The MINISTERS and Missionaries Benefit Board, Interpleader–Plaintiff–Cross–Defendant–Appellee, v. Leon SNOW, Leann Yowell Snow, Interpleader–Defendants–Cross–Claimants–Appellants,
Leon SNOW, Leann Yowell Snow, Interpleader–Defendants–Cross–Claimants–Appellants, v. The Estate of Clark Flesher, Michele Arnoldy, Individually & as Personal Representative of the Estate of Clark Flesher, Interpleader–Defendants–Appellees.
This appeal challenges a judgment of the United States District Court for the Southern District of New York (Forrest, Judge), holding that the Estate of Clark Flesher is entitled to receive the proceeds of two benefits plans administered by the Ministers and Missionaries Benefit Board (“MMBB”), in which Flesher was a participant. See Ministers & Missionaries Benefit Bd. v. Estate of Clark Flesher, No. 11 Civ. 9495(KBF), 2014 WL 1116846 (S.D.N.Y. Mar. 18, 2014). The two MMBB contracts at issue each designate New York law as the governing law. Relying on these governing-law provisions, the district court applied New York Estates, Powers & Trusts Law (“EPTL”) section 3–5.1(b)(2), which provides that the “revocation or alteration of a testamentary disposition of personal property, and the manner in which such property devolves when not disposed of by will, are determined by the law of the jurisdiction in which the decedent was domiciled at death.” The district court concluded that Flesher was domiciled in Colorado at the time of his death and, accordingly, resolved the parties' dispute under the substantive law of Colorado. See Ministers & Missionaries Benefit Bd., 2014 WL 1116846, at *6.
The facts are set forth in detail in our opinion filed in this case on March 5, 2015. See Ministers & Missionaries Benefit Bd. v. Snow, 780 F.3d 150, 151–53 (2d Cir.2015). In that opinion, we certified the following questions to the New York Court of Appeals:
(1) Whether a governing-law provision that states that the contract will be governed by and construed in accordance with the laws of the State of New York, in a contract not consummated pursuant to New York General Obligations Law section 5–1401, requires the application of New York Estates, Powers & Trusts Law section 3–5.1(b)(2), a New York statute that may, in turn, require application of the law of another state?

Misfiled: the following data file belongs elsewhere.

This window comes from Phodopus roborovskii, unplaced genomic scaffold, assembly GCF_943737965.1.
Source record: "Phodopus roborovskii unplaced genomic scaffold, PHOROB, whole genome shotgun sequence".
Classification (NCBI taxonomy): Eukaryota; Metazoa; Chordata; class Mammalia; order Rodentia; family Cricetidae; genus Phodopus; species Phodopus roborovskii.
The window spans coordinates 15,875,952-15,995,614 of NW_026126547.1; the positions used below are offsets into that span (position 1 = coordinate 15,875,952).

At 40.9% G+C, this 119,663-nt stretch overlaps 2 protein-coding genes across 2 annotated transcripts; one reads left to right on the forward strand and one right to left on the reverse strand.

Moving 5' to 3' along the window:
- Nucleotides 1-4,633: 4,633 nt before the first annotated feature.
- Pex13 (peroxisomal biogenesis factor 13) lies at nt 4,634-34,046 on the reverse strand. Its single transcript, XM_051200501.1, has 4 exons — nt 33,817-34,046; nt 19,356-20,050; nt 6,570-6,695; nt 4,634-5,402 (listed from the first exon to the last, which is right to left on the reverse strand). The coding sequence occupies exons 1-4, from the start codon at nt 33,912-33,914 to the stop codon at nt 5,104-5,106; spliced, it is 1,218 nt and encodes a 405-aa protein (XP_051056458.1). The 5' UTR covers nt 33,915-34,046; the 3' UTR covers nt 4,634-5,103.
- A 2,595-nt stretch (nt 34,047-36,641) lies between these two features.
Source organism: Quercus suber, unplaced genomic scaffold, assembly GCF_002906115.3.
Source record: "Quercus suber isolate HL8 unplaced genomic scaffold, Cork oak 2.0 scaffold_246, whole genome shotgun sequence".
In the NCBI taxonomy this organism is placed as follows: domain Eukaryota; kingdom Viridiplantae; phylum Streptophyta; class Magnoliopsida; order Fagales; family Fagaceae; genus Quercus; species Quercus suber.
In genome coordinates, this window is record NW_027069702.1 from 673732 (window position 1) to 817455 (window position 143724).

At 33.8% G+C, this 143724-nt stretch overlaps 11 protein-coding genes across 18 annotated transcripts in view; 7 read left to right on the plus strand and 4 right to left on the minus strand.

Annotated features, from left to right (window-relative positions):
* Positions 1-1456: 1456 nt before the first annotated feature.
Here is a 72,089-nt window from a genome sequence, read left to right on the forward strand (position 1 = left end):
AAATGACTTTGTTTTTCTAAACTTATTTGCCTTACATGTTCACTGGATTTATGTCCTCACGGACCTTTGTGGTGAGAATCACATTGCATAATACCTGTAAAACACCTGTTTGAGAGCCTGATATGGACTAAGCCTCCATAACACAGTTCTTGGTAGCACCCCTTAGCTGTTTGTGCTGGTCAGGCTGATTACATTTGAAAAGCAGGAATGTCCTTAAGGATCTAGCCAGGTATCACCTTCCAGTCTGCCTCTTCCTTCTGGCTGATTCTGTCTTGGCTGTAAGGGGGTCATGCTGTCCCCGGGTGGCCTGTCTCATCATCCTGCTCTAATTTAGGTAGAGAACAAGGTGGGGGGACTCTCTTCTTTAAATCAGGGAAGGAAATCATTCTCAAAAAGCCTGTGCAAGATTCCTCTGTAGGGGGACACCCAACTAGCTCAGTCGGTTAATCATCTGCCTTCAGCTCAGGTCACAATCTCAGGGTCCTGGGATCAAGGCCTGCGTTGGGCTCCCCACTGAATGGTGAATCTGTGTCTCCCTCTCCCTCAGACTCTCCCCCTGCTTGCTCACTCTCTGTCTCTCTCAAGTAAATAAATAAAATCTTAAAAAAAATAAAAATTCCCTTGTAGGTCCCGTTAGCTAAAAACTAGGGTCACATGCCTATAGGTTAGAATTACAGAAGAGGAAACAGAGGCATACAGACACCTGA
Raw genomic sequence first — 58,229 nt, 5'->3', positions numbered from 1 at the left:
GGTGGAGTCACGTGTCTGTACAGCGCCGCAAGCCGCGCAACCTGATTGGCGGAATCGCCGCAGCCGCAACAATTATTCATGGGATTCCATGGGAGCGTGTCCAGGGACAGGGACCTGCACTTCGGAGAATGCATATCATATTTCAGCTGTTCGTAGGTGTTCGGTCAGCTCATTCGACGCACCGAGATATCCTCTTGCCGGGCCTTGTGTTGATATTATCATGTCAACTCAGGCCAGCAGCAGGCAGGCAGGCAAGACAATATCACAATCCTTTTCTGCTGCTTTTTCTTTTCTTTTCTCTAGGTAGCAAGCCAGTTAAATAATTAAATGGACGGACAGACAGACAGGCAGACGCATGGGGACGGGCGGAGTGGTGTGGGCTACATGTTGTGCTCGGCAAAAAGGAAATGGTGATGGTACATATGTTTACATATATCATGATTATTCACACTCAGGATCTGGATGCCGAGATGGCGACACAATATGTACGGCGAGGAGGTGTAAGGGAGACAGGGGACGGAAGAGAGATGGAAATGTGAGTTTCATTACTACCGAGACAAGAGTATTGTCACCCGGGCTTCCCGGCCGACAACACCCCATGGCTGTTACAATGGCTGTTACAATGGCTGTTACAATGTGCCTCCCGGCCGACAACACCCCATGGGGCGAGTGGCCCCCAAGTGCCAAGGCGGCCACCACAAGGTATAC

(2) If so, whether a person's entitlement to proceeds under a death benefit or retirement plan, paid upon the death of the person making the designation, constitutes “personal property ․ not disposed of by will” within the meaning of New York Estates, Powers & Trusts Law section 3–5.1(b)(2)?
Id. at 155. In an opinion filed December 15, 2015, the Court of Appeals answered the first question in the negative and, accordingly, declined to reach the second question. See Ministers & Missionaries Benefit Bd. v. Snow, –––N.E.3d ––––, 26 N.Y.3d 466, 2015 N.Y. Slip Op. 09186, at 4 (N.Y. Dec. 15, 2015), available at 2015 WL 8677172. It held that “when parties include a choice-of-law provision in a contract, they intend that the law of the chosen state—and no other state—will be applied. In such a situation, the chosen state's substantive law—but not its common-law conflict-of-laws principles or statutory choice-of-law directives—is to be applied, unless the parties expressly indicate otherwise.” Id. at 15.
The ruling of the Court of Appeals resolves the principal issues before us. We hold that the district court erred by applying the statutory choice-of-law provision in EPTL section 3–5.1(b)(2), which led it to erroneously apply the substantive law of Colorado rather than the substantive law of New York. Accordingly, we vacate the order of the district court and remand for further proceedings consistent with this opinion.
VACATED and REMANDED.